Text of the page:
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IS IT A RISK OR A GAMBLE?

After laying claim to my future wife, I headed to Los Angeles for pilot season. In a few short weeks, I would once again be faced with the prospect of taking a gamble. Or was I taking a risk? And what is the difference?

There certainly are similarities. Both a risk and a gamble involve acting with a chance of success or failure. Additionally, both a risk and a gamble involve acting with boldness. The difference, however, is that a risk involves a level of calculation, a thinking through of the pros and cons; an acknowledgment that one might not be successful, but a decision that the rewards outweigh the chance of failure. It is a distinction that I have often heard poker players use. Poker, they say, involves risk. The game has an element of luck, however, luck is not the primary driver; success in poker relies on much more than the whim of the gods. Poker requires skill and knowledge, ability and talent. Luck hopes for the intercession of things that are out of our control.  “If I am lucky, the little ball will land on my number.” Risk welcomes luck, but relies on preparation, skill, and hard work.  To speak life was to say, “Joseph, you have worked hard. You are prepared and you are a skilled actor. Let’s take a risk.”

The distinction, however narrow, was important because it spoke to my self-worth. How could I ever hope to succeed if I didn’t believe in my own power to determine the outcome? Risk says, “I am! I can!” Gamble says, “I hope. I wish.” The former has power. The latter implies impotence. Some actors – some people – learn this lesson early in life; it took me several years. Too bad this understanding about risk hadn’t gelled when I negotiated my deal for Strictly Business. Perhaps I might not have become a sharecropper on the Island Films plantation. At any rate, a few weeks after leaving Nicole and as I pondered asking her to marry me, this understanding of risk played an important role in a career decision I made during that pilot season.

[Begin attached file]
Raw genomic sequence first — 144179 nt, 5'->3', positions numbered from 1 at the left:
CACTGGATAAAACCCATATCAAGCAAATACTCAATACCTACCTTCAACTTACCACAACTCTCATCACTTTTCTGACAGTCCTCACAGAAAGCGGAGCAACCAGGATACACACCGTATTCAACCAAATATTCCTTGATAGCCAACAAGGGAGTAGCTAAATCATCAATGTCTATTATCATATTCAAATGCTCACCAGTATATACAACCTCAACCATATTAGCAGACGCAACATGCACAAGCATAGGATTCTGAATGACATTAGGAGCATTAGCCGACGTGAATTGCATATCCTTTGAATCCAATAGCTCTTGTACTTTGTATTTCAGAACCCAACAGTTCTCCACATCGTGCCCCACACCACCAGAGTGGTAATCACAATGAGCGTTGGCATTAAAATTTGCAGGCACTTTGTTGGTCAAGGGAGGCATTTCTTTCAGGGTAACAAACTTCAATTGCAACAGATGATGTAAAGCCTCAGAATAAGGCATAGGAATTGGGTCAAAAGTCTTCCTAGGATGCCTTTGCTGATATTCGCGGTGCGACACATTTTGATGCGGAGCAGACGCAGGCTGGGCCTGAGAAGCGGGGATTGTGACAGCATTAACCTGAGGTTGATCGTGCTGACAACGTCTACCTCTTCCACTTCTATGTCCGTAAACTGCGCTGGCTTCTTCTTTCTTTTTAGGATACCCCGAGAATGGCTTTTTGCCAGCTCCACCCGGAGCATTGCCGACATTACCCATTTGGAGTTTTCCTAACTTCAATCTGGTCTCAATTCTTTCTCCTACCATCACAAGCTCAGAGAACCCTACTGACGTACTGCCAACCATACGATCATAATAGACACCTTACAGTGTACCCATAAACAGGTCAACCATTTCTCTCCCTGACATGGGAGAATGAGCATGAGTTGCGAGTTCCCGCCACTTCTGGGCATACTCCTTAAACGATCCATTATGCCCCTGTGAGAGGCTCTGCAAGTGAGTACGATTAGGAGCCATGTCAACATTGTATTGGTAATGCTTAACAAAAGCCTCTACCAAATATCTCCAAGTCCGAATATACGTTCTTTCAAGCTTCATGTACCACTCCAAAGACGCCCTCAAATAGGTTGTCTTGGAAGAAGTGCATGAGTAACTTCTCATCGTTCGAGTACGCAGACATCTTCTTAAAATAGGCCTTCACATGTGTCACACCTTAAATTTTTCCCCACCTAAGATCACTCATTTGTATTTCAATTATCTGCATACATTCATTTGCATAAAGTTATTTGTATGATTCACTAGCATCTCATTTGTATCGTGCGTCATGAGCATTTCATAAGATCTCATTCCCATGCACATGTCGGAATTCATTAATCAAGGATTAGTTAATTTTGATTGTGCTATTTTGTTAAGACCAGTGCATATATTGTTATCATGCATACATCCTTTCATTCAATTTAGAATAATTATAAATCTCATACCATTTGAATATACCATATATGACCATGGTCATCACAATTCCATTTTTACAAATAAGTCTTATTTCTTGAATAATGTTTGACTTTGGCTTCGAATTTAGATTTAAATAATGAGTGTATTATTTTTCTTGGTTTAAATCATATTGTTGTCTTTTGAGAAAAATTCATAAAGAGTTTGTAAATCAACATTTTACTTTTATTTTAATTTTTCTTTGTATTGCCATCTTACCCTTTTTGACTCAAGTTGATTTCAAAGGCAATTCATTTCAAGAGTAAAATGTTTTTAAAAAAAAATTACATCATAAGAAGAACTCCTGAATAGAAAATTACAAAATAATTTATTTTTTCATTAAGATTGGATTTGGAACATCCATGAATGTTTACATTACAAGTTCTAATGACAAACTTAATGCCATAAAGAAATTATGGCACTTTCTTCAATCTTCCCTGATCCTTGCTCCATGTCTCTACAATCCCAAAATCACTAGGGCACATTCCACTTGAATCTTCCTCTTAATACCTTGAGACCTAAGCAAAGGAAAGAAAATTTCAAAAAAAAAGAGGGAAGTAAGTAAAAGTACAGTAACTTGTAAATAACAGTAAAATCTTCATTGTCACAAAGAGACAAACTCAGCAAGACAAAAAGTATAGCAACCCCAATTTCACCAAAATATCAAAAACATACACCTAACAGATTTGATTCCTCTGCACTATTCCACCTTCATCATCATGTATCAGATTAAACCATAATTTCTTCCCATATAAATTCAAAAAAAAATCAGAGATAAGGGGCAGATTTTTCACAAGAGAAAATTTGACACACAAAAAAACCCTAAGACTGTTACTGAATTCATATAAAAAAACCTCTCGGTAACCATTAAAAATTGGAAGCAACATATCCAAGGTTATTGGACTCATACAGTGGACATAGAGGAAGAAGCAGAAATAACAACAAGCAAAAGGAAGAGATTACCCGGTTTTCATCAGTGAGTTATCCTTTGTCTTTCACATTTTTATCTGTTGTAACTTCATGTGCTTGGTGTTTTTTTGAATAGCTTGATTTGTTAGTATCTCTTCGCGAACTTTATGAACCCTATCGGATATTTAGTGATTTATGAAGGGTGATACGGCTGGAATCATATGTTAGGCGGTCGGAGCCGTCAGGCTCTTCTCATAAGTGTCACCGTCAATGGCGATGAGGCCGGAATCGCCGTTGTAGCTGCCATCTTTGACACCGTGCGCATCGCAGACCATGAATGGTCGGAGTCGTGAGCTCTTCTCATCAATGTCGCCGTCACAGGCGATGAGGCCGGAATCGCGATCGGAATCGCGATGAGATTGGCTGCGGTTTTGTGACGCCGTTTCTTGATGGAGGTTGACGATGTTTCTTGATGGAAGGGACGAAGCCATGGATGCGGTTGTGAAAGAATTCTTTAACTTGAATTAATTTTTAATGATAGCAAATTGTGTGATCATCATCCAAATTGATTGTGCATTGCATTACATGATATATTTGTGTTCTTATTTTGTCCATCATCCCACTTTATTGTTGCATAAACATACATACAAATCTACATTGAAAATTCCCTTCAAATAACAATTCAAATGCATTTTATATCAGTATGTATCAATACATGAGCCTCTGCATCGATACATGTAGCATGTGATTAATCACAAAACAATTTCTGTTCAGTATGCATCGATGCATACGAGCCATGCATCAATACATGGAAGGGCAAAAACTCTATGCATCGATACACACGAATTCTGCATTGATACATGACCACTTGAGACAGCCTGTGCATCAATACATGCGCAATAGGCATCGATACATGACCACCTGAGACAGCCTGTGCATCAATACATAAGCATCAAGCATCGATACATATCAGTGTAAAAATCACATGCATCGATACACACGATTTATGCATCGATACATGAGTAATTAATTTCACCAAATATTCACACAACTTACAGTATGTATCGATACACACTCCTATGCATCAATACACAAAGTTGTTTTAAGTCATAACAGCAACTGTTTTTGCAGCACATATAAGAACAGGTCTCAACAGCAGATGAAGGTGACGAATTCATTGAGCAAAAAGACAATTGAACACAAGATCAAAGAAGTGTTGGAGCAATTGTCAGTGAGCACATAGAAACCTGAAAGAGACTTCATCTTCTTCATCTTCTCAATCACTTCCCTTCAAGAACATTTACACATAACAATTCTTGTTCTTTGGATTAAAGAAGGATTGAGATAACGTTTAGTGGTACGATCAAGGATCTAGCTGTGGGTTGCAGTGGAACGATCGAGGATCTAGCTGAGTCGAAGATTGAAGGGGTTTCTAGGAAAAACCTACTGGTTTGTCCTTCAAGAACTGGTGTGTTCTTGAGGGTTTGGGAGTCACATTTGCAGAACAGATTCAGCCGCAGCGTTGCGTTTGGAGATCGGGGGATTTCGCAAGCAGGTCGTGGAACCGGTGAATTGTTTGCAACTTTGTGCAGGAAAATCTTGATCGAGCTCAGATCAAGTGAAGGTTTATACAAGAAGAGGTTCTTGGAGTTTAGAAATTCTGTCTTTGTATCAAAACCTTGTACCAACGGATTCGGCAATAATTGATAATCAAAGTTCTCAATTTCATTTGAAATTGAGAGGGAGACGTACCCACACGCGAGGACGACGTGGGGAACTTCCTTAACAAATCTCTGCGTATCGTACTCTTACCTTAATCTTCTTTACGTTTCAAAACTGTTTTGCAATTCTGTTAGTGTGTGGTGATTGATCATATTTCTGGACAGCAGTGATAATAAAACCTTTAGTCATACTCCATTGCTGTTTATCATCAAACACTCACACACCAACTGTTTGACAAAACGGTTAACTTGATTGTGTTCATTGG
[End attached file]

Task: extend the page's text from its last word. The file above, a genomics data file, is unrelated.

Similar to when I was testing for the Cosby Show, I was being asked to screen test for two different television programs. The first opportunity was to play the lead in a science fiction thriller called M.A.N.T.I.S., about a brilliant young scientist who was also a pararaplegic: He designs an exoskeleton suit that enables him to walk and gives him superhuman strength, and (I guess) makes him look like a praying mantis. He uses his powers to fight crime. (Good Lord, there are a lot of stupid ideas that end up on television.)

The second opportunity was to play a much smaller role on a nighttime drama (otherwise known as a prime time soap opera) called Trade Winds. Trade Winds was the story of two wealthy families on the island of St. Martin. The role I was being considered for was as a casino owner and friend of the “black sheep” son of one of the families. I don’t remember much about the role, except that it only had one scene in the pilot. Oh, and that it was filmed on location in the Virgin Islands. I had to choose one: The lead in a network drama, or a “go get help” role.

A “go get help” role is one that gets a title credit, but doesn’t get to do very much during the actual show; their sole purpose is to facilitate the lead actor’s story-line. I coined this term one day while watching an episode of Miami Vice: Don Johnson and Philip Michael Thomas were just about to capture the bad guys when Don Johnson looked at Olivia Brown and said, “Go get help!”